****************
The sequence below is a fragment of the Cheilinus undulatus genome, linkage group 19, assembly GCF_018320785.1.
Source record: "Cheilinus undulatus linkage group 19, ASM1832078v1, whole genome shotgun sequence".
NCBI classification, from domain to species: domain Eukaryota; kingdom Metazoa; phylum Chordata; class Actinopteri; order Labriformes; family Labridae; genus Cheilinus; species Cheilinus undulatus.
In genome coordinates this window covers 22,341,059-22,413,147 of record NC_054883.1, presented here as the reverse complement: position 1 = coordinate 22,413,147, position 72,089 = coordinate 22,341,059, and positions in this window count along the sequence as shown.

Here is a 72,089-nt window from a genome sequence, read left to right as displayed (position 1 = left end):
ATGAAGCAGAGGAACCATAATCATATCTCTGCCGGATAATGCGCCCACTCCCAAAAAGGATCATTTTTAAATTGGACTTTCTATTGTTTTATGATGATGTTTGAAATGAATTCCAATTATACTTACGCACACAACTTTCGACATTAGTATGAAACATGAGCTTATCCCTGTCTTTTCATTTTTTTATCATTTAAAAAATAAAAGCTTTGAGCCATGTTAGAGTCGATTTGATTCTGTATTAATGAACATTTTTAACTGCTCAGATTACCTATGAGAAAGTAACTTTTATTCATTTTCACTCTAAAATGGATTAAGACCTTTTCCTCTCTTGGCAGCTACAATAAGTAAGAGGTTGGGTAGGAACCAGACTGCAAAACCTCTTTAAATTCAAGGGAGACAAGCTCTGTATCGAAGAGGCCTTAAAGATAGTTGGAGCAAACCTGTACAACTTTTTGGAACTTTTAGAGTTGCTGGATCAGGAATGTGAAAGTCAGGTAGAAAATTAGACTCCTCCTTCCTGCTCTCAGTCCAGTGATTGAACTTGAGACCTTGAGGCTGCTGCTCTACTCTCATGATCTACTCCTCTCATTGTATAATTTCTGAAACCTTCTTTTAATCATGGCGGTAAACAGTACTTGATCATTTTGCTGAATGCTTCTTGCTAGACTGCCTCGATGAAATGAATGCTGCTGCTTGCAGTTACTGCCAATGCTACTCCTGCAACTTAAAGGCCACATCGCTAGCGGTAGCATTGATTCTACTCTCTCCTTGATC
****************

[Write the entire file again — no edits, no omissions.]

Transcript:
The sequence below is a fragment of the Cheilinus undulatus genome, linkage group 19, assembly GCF_018320785.1.
Source record: "Cheilinus undulatus linkage group 19, ASM1832078v1, whole genome shotgun sequence".
NCBI classification, from domain to species: domain Eukaryota; kingdom Metazoa; phylum Chordata; class Actinopteri; order Labriformes; family Labridae; genus Cheilinus; species Cheilinus undulatus.
In genome coordinates this window covers 22,341,059-22,413,147 of record NC_054883.1, presented here as the reverse complement: position 1 = coordinate 22,413,147, position 72,089 = coordinate 22,341,059, and positions in this window count along the sequence as shown.

Here is a 72,089-nt window from a genome sequence, read left to right as displayed (position 1 = left end):
ATGAAGCAGAGGAACCATAATCATATCTCTGCCGGATAATGCGCCCACTCCCAAAAAGGATCATTTTTAAATTGGACTTTCTATTGTTTTATGATGATGTTTGAAATGAATTCCAATTATACTTACGCACACAACTTTCGACATTAGTATGAAACATGAGCTTATCCCTGTCTTTTCATTTTTTTATCATTTAAAAAATAAAAGCTTTGAGCCATGTTAGAGTCGATTTGATTCTGTATTAATGAACATTTTTAACTGCTCAGATTACCTATGAGAAAGTAACTTTTATTCATTTTCACTCTAAAATGGATTAAGACCTTTTCCTCTCTTGGCAGCTACAATAAGTAAGAGGTTGGGTAGGAACCAGACTGCAAAACCTCTTTAAATTCAAGGGAGACAAGCTCTGTATCGAAGAGGCCTTAAAGATAGTTGGAGCAAACCTGTACAACTTTTTGGAACTTTTAGAGTTGCTGGATCAGGAATGTGAAAGTCAGGTAGAAAATTAGACTCCTCCTTCCTGCTCTCAGTCCAGTGATTGAACTTGAGACCTTGAGGCTGCTGCTCTACTCTCATGATCTACTCCTCTCATTGTATAATTTCTGAAACCTTCTTTTAATCATGGCGGTAAACAGTACTTGATCATTTTGCTGAATGCTTCTTGCTAGACTGCCTCGATGAAATGAATGCTGCTGCTTGCAGTTACTGCCAATGCTACTCCTGCAACTTAAAGGCCACATCGCTAGCGGTAGCATTGATTCTACTCTCTCCTTGATC